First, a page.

Several fungal strains were genetically engineered to increase performance in the bio-manufacturing process as described in U.S. Pat. No. 9,485,917 through the increased distribution of inoculum spores in feedstocks and the upregulation of carbonic anhydrase (CA) to help reduce environmental cultivation infrastructure.

The upregulation of cell surface hydrophobins, B-glucans, and chitosan was performed to increase fungal resin properties and enhance material performance i.e., strength, and water resistance.

Enhanced Manufacturing Process—nrg1 and efg1 Regulation (Chlamydospore)

Chlamydospores are produced by some fungi as a survival strategy when exposed to harsh environmental conditions (nutrient depletion, temperature variations). From a practical point of view, these spores enable production of an inoculum using Trametes sp. that is more resistant to contamination, with the increased ability to disperse throughout the substrate providing better acquisition of available resources.

The spore induction pathway was engineered by overexpressing a positive transcriptional regulator egf1, and knocking out a negative transcriptional regulator gene sequence nrg1. Both efg1 overexpression, and nrg1 knockout strains were made.

Using an alternative approach to upregulating chlamydospore production in Trametes by overexpression of a positive regulator, a plasmid was designed and cloned with the potential to knockout the ortholog of nrg1, characterized as a negative transcriptional regulator in the chlamydospore induction pathway.

The knockout strategy was designed around homologous recombination. A hygromycin drug cassette was cloned between a 5′ and 3′ flanking region of the nrg1 gene. This setup allowed recombination between the homologous flanking regions thus flipping the drug cassette into the nrg1 ORF effectively interrupting or knocking out the gene.

Microscopy was performed to characterize the nrg1_KO mutant. The nrg1_KO was grown on ME agar for three days, then sampled for characterization on bright field microscopy to evaluate asexual spore formation. Knocking out nrg1 significantly upregulated the production of asexual anthrospores. Anthrospores are asexual spores that form in monokaryon basidiomycete fungus. When compared, the relative numbers of anthrospores between the wild type and nrg1_KO showed a 42% increase in asexual spore formation in the mutant.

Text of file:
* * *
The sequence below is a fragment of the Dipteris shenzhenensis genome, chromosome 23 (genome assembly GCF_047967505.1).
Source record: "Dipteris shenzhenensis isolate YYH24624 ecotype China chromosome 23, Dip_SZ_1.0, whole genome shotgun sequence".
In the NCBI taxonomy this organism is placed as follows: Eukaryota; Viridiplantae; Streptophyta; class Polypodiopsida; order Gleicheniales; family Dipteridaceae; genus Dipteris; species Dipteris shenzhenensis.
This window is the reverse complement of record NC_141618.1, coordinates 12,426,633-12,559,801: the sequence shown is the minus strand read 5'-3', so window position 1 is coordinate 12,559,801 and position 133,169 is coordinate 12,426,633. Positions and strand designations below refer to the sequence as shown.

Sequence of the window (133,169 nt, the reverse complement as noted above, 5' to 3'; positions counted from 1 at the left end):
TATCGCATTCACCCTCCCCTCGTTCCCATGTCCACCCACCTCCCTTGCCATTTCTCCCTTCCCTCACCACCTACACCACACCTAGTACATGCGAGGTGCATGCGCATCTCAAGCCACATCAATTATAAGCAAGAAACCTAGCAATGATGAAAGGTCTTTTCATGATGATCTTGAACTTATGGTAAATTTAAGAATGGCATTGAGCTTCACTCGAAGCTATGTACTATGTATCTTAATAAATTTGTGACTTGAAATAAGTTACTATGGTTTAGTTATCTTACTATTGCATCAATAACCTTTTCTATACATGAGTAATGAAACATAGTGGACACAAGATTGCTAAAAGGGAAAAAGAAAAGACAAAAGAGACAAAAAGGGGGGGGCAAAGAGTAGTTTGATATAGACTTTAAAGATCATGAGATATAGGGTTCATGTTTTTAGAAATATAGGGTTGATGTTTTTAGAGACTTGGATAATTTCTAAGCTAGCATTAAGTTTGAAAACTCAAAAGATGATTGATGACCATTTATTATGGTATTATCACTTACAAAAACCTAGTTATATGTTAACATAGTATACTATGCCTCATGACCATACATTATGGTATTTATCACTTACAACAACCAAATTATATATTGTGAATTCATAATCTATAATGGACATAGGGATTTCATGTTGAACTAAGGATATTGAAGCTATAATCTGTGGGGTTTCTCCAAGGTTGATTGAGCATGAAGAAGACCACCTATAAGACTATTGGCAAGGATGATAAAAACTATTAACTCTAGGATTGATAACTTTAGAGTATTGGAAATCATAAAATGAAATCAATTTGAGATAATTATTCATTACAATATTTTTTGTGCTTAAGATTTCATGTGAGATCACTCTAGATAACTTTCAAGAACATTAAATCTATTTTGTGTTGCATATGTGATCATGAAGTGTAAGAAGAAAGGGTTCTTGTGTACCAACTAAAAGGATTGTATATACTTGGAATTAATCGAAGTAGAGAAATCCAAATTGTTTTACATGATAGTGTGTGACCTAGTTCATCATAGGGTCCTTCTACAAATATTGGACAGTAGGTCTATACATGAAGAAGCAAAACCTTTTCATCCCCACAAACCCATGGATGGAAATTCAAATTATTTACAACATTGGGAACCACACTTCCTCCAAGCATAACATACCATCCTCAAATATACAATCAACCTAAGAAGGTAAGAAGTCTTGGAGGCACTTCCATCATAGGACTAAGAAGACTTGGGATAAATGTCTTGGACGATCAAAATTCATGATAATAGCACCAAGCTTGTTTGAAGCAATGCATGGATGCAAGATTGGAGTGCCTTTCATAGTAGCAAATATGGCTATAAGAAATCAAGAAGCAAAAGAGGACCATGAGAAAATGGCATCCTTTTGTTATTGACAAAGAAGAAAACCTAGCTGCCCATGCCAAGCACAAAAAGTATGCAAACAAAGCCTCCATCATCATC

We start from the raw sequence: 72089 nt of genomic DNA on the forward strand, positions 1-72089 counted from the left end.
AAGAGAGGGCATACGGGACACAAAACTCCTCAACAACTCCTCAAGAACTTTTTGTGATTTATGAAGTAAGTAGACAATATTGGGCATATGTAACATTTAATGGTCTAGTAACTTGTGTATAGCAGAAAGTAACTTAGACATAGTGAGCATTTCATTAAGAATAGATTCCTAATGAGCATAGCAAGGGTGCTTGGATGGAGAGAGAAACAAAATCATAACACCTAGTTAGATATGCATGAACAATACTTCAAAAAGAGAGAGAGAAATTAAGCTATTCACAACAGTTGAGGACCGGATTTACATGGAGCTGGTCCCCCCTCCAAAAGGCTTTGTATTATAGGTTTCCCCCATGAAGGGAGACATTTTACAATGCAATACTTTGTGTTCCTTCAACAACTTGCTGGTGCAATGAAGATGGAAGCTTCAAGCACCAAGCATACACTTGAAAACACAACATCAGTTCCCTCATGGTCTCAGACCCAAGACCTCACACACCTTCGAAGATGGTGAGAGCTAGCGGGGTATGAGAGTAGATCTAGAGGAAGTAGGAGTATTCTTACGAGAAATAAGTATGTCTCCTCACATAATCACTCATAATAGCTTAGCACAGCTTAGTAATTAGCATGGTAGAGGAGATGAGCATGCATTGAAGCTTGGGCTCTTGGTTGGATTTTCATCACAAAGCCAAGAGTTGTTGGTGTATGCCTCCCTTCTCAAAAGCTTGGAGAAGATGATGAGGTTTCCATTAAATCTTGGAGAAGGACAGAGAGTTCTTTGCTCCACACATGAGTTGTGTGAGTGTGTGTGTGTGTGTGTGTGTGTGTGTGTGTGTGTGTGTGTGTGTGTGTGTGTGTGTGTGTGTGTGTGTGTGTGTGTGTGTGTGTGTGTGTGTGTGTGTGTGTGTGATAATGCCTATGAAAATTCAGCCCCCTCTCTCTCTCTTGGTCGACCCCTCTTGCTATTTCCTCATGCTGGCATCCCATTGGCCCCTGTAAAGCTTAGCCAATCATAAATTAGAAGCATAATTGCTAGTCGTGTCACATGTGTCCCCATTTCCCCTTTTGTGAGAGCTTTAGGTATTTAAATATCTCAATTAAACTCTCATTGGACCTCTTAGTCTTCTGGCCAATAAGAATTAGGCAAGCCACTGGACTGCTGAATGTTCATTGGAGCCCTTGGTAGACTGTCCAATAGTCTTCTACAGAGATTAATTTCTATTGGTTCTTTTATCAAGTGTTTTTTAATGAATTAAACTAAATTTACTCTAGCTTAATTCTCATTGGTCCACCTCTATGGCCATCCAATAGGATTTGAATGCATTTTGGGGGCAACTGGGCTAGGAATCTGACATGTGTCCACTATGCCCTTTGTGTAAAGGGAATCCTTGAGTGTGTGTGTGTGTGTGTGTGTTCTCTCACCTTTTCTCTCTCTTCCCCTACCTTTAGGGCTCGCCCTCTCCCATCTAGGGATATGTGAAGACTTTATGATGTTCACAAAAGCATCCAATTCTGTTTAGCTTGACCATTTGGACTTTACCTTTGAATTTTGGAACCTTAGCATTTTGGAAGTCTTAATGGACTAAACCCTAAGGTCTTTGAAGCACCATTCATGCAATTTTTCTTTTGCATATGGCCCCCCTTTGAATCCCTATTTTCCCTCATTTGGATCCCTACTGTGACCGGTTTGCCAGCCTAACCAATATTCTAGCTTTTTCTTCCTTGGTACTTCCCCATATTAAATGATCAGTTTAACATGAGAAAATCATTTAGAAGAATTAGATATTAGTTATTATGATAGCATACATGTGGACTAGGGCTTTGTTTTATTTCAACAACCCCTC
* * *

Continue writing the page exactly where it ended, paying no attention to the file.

The growth rate of nrg1_KO was also measured and compared to the wild type. Both the nrg1_KO and wild type were inoculated onto the center of ME agar plates in triplicate, and incubated at 24° C. The total area of growth was measured over a period of five days. A significant increase was observed in the growth rate of the nrg1_KO when compared to the wild type. Here, a more robust, faster growing strain was observed from the deletion of nrg1.

The macro-morphology of the nrg1_KO is also distinctly different from the wild type. The wild type maintains uniform and tight leading-edge growth, while the mutant displays a more reaching non-uniform morphology. This phenotype is typically associated with a nutritional “searching” behavior.

Enhanced Material Performance-Chitin Deacetylase (CDA) Expression

Fungi cell walls consist in part of glycoproteins, hydrophobins, chitin, and chitosan. The ratio of all these constituents contributes to cell wall structure (i.e., mechanical properties, and permeability). Chitosan is derived through the deacetylation of nascent chitin by various chitin deacetylase (CDA) proteins which hydrolyze the acetamido group in the N-acetylglucosamine units of chitin, thus generating glucosamine units and acetic acid.

A chitin deacetylase overexpression plasmid was engineered and cloned.

The plasmid contained the CDA1 ORF cloned from Saccharomyces cerevisiae S288c, and the expression driven by the glyceraldehyde-3-phosphate dehydrogenase GPD promoter.